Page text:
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Literature : first proof

Four Poems

by Leigh Stein


There are things you do when left

alone you wouldn’t otherwise do, like

leave the house without your phone or

marry someone you’ll wish would leave you

later or throw a party like in the ancient legend

of the call girl who falls in love with a Fabergé egg

instead of her young employer. In this tale, she

steals it from the mantel of his Glencoe mansion

and carries it in her smooth, white hands

while she looks for hidden rooms to enter.

It is apparent how anyone could love her

forever if she didn’t cost his parents so much

money. I’ll be late for school, the guy says, please

be gone when I get home. There are things

you can do if you look like Rebecca De Mornay,

including do whatever you want, which means

stumbling upon a room she shouldn’t ever see,

where the master of the house keeps an armoire

full of limbs of all the girls that came

before her and she drops the egg, which doesn’t

shatter, but then the blood won’t come off and

what is she supposed to do? He’ll kill her, too.

No matter what she does he’ll kill her, too,

and this is not only true of legends, but

also true of life: if you’re pretty, if you go

where you’re not supposed to, looking for things

not meant for your eyes, then you will have to explain

the blood on your hands somehow or else

have a few brothers to break down the door

when you are kneeling on an expensive rug

some day, and there is a famous movie star

standing above you with a great big knife.




Is one of the symptoms remembering the ghosts

one has seen? I am not going to sign my name

to this postcard because who knows whose eyes

will see it besides yours and you should know

who is in Mogadishu right now and who is not.

The passwords to my accounts are hidden

somewhere in the following true story.

When I was fourteen, my father promised

me to a man who lived in the forest.

I never went to his cabin; he always came

to mine. When he asked me why I never came

I said I did not know the way and so

he tied a rope to all the trees and asked my father

to see that I followed it. Sometimes we put ourselves

in danger just to live and tell about it.

And sometimes we put ourselves in danger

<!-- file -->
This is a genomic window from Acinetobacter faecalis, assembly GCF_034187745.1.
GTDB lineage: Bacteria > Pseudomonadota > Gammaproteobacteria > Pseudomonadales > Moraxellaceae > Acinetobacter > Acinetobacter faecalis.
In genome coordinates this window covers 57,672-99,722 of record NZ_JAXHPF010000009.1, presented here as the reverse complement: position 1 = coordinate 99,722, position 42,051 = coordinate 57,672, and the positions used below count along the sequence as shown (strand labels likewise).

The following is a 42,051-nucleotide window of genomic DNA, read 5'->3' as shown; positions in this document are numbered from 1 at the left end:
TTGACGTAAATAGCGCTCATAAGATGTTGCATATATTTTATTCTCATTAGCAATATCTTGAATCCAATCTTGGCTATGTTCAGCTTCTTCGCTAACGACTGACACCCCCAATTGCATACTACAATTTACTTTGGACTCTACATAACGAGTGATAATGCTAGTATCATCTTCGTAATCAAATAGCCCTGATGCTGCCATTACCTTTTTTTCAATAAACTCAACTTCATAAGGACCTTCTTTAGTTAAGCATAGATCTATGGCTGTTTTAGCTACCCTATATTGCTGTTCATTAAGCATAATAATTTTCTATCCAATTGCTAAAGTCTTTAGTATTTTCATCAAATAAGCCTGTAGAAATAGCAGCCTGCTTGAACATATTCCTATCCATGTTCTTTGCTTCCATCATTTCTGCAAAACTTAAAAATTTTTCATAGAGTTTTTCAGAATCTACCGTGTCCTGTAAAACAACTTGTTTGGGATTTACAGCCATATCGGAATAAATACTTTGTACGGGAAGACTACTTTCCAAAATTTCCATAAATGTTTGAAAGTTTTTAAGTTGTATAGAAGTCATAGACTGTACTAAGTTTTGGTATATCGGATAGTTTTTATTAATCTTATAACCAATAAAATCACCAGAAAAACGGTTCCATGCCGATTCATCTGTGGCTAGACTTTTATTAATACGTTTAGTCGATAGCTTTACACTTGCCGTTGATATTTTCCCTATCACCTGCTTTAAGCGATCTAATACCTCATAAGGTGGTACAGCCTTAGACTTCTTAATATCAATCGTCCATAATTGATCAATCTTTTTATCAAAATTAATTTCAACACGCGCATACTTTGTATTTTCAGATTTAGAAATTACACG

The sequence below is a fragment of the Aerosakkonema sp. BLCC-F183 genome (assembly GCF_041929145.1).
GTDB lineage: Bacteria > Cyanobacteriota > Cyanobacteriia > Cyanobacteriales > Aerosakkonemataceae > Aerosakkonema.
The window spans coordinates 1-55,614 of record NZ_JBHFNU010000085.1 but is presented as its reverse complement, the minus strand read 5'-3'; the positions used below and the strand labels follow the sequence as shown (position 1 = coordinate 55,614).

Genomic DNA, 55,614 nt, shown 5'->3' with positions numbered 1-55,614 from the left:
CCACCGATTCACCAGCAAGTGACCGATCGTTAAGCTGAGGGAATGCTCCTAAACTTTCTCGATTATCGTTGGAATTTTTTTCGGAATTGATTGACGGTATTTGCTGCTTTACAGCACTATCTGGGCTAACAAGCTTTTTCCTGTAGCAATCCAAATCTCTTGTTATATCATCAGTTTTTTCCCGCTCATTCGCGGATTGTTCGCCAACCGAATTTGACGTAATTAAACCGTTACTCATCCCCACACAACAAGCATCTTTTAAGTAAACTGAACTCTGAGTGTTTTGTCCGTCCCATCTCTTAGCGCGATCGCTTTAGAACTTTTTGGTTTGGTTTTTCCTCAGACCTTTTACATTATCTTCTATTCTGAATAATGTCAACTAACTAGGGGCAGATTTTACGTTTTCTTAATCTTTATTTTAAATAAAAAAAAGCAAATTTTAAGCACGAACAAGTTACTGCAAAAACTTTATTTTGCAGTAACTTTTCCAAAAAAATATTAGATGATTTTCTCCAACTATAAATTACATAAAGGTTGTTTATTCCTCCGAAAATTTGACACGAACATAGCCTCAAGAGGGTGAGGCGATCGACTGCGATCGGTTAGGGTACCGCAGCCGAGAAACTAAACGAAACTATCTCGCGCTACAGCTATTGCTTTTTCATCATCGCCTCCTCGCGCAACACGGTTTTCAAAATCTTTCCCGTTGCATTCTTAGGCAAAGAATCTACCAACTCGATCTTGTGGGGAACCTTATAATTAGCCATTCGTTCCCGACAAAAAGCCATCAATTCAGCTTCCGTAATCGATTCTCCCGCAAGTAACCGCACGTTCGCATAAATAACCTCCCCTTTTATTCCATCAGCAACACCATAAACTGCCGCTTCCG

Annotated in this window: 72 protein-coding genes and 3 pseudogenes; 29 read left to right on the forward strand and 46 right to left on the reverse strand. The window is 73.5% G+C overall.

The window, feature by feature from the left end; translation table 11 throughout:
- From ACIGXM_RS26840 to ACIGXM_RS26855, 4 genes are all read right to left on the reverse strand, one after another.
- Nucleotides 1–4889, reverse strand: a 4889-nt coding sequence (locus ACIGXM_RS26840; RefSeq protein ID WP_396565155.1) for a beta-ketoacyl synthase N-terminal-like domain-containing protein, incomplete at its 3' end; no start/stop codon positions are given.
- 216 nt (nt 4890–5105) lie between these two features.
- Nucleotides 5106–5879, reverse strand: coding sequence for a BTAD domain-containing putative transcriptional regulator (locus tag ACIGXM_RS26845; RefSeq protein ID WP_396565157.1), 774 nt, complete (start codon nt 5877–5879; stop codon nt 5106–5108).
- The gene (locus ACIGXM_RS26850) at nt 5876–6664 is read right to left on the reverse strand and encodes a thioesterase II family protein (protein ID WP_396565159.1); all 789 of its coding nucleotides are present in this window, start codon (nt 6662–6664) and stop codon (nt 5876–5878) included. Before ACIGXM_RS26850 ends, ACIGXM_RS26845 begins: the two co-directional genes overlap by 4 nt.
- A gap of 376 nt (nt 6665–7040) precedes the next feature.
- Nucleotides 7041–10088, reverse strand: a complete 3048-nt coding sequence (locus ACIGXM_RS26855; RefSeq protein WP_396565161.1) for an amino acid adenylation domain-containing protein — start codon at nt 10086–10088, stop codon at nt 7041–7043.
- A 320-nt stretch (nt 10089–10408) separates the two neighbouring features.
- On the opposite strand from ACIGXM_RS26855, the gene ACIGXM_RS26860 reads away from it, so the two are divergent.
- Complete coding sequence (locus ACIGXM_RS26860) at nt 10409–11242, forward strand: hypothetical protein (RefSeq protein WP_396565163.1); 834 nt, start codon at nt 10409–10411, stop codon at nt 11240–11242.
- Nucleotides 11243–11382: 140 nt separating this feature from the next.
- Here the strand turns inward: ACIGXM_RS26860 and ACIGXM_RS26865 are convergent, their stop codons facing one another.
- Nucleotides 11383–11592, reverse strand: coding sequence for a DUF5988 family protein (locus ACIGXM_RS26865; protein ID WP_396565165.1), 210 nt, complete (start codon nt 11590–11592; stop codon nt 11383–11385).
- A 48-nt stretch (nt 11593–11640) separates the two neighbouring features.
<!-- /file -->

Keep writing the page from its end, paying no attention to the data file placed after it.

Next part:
because our fathers betroth us to murderers.

When I finally found the house no one was home

so I hid and I waited. Blood as red as apples,

apples as red as blood, skin as white as snow,

snow as red as blood: no one has seen what I

have. My betrothed came home with some men

and a girl and I still have her finger to prove it.

(Is one of the symptoms a constant dull ache?

Don’t answer that; I don’t have an address.)

I ran out of his house when he fell asleep

and I kept her finger under my pillow and I did

not tell what I had seen. Sometimes we

are so close to running, but we do not;

we’d rather sleep on a piece of a body

than steal a boat in the middle of a moonless

night and sail to the northern country where

the people assume you’ve done no wrong,

but if you have done wrong, they forgive you,

always, and maybe one of them forgives you more

than the others, and he takes you on long walks

in shady arbors and you want to tell him how

much you like his sweater, but ever since

the forest you’ve been mute, so you write

how much you like his sweater with a stick

in the ground and he gives it to you

off his back. Then you start to write all

that’s ever happened to you, but

the best parts disappear into the grass

and he doesn’t give you anything else, but

he does say that maybe you should run away

and you think he means he will come with,

but when the stars are all out

and he’s still not at the pier to meet you, you sail

from that barren land without him

and send letters to show you forgive him

for staying. Is one of the symptoms a feeling

like you’ve been here before? I have not

been to a place yet that was not somehow familiar.

This is the end. The sun is just coming up

over the sea. In the desert they dream of water

and snow-capped volcanoes. I dream of amnesia.